Entries from December 2015 ↓

Coming to an end

SOLAR modified

For reasons as yet unclear, an unruly pack of moist Millennials was spotted attacking this pathetically defenseless blog yesterday. When they were finally chased off by Bandit and several aroused Amazons, we found this spray-painted on an inside wall:

Interest rates will remain low for a generation. Boomers will be made to pay for all the unfair advantages, and so will their estates. They have sucked way more than their fair share out of society through transfers, health care and preferential tax treatment. The last thirty years of excess privilege for this boomer generation is coming to an end. The gold will all be pulled out of your teeth before you are laid to rest, be assured. Finally. And if the boomers don’t like it? LOL!!

Hooligans. But is there any validity to it? Seems every single person born since 1985 believes the cost of money will never increase. That mortgages will stay below 3%, and ‘the government’ won’t allow more since everybody’d be screwed. Besides, the pre-pubes add, we now have a new-gen PM who’s so technologically advanced he can selfie on any device, will soon give the masses weed, understands the rich must be eaten and that rates shall never rise.

No doubt about it. The kids are brash since T2 ascended. The laws of economics no longer apply to Canada. They can borrow and spend with impunity. It’s the wrinklies who will end up mashed.

If rates stay low ‘for a generation’ and the moist ones keep buying condos and slanty semis, they figure real estate will endlessly rise, building equity while you text. Thus, they’ll inevitably get wealthy by borrowing and not by saving. Equity will increase and debt diminish, all on its own. Don’t believe it? The leader of our nation does. “The deficit will take care of itself,” he famously said. So there. Suck it up, geezers.

But what if it turns out the Hot One’s wrong? After all, the pressure for higher rates is bound to come from the south, not from Ottawa. As the US increases the cost of money, bond markets follow and higher mortgages are not far behind. The federal government doesn’t control bond yields, and it might not matter that much what the Bank of Canada does.

But let’s say mortgages climbed moderately over the next 13 months, rising 1.2% by January of 2017. What might we expect as a result?

“Over the weekend we plugged those numbers into our model for Canada’s current housing sales chain,” says analyst Ross Kay, “to see what consequence these mortgage rates will have on Canada’s housing market. Of course while first time buyers will have no choice other than simply choosing to pay less for that first time home, the fallout further up the sales chain is massive.”

Kay looked at homeowners in the ‘mature’ stage who, after years and years of mortgage payments, have at least 75% equity. The rise in overall interest costs by a little over one per cent, he estimates, would rob most people of 12% of the value of their home – about $100,000 in a city like Toronto.

“That 12% will be removed from the 75% equity position many of them currently sit at.  This means their net worth would drop around 16% as a result of only a 1.25% increase in bond rates, as each trade in the sales chain has a cumulative negative impact as rates rise versus the cumulative positive impact as rates fell. When interest rates drop those homes higher up on the (mistakenly called) “property ladder”, lose the most money.  That is money they are relying upon for retirement.”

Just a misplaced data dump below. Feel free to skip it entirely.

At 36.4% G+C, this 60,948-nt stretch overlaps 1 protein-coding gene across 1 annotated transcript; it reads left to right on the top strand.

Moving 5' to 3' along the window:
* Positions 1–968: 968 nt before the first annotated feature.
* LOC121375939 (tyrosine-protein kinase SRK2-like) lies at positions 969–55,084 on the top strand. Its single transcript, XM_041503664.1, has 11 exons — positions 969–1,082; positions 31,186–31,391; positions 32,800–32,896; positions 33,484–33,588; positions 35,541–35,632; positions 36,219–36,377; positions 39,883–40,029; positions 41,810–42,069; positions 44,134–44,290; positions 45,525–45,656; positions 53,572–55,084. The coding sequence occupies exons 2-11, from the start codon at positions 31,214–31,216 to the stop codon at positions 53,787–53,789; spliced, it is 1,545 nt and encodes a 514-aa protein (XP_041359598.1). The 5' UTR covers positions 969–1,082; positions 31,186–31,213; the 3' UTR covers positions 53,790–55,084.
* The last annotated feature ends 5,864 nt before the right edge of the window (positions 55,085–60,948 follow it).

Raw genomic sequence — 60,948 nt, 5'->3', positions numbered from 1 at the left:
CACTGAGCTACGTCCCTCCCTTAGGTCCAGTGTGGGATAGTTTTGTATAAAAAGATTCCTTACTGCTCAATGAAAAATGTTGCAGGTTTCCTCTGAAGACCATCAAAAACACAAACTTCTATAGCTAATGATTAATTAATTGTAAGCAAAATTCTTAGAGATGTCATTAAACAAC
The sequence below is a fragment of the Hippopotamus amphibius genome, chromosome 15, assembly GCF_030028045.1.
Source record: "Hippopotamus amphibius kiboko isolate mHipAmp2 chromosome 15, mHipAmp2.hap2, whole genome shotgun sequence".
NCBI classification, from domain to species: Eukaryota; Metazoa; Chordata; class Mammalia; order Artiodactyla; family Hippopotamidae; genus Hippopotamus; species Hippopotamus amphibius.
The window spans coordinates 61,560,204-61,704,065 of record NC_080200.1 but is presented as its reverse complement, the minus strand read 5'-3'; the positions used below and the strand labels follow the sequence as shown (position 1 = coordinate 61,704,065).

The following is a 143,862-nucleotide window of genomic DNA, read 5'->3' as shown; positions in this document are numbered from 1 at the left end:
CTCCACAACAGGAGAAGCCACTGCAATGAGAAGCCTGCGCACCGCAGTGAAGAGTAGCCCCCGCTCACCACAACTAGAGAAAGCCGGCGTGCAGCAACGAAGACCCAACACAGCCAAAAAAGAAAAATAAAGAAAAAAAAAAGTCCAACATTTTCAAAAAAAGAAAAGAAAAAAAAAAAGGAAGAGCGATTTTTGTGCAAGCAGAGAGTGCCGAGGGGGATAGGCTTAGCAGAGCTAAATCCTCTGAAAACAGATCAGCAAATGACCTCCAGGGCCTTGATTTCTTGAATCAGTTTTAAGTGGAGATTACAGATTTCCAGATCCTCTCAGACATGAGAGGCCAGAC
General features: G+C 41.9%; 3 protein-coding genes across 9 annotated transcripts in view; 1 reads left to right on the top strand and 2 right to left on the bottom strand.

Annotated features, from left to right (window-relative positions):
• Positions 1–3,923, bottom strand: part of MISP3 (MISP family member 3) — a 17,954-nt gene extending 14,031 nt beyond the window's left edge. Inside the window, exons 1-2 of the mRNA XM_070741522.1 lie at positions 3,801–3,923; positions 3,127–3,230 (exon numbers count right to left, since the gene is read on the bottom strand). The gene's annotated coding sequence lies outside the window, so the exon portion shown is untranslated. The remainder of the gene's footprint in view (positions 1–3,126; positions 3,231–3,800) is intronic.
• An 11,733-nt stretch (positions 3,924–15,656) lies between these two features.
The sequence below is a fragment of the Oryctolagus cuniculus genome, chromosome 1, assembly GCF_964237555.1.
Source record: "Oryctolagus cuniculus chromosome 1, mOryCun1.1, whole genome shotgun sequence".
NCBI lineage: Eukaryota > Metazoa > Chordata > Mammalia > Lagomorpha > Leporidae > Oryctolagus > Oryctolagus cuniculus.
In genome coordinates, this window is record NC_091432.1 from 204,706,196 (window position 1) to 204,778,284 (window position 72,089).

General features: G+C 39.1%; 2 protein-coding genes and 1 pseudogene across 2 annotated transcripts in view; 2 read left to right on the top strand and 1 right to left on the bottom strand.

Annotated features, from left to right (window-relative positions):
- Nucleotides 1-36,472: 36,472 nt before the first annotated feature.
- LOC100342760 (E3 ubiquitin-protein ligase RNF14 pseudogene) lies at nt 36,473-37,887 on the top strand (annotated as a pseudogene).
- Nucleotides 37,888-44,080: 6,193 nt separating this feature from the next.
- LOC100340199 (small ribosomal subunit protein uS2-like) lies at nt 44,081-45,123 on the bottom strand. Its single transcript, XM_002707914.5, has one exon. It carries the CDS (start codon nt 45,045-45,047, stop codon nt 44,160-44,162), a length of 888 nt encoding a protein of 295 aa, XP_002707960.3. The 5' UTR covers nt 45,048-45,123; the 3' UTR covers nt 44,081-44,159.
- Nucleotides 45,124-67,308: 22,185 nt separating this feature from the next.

Well, is Kay delusional with this crazy talk about more than a 1% jump? Here are some expert opinions:

First, the most optimistic view, which comes from the BC Real Estate Association. Here’s what it said about rates as the US Fed jacked higher for the first time in a decade this month:

“While the benchmark qualifying rate for Canadian mortgages has not changed in eight months, offered or discounted mortgage rates at banks and other lenders have recently moved higher. The average 5-year rate offered by lenders has increased about 20 basis points in recent weeks to 2.79% and the discount from prime lending rates on variable rate mortgages has narrowed from 60 to 40 basis points. Rather than reflecting changes in underlying economic factors, these increases are largely due to regulatory and other market structure changes that are pushing banks’ cost of capital higher.”

The realtors say by the end of 2016 a five-year mortgage will be 5.11%, based on US rates rising all this year by only half of one per cent.

Forbes disagrees. The US publication says the Fed will increase rates steadily, but prudently, for two years – “about one and one-half percentage points per year” in both 2016 and 2017. “The Fed has pushed rates up or down at the rate of three percentage points per year in the past, so expect a milder rate of change this cycle.”

That means, says Forbes, that in two years (the end of 2017) the Fed rate will be 3.25%. Today it’s 0.5%. So you do that math.

Trading Economics, an online US resource, is banking on a further .75% increase to happen in 2016, and for the Fed to keep on trucking for the next four years. “The United States Fed Funds Rate is projected to trend around 4.5% in 2020, according to our econometric models,” it says. That, kids, would see you renewing a five-year mortgage taken today at a rate you only hallucinated about (while toking).

And what does the Fed itself say? Here’s the Bloomberg report from just after the central bank announced the end of its zero-rate policy: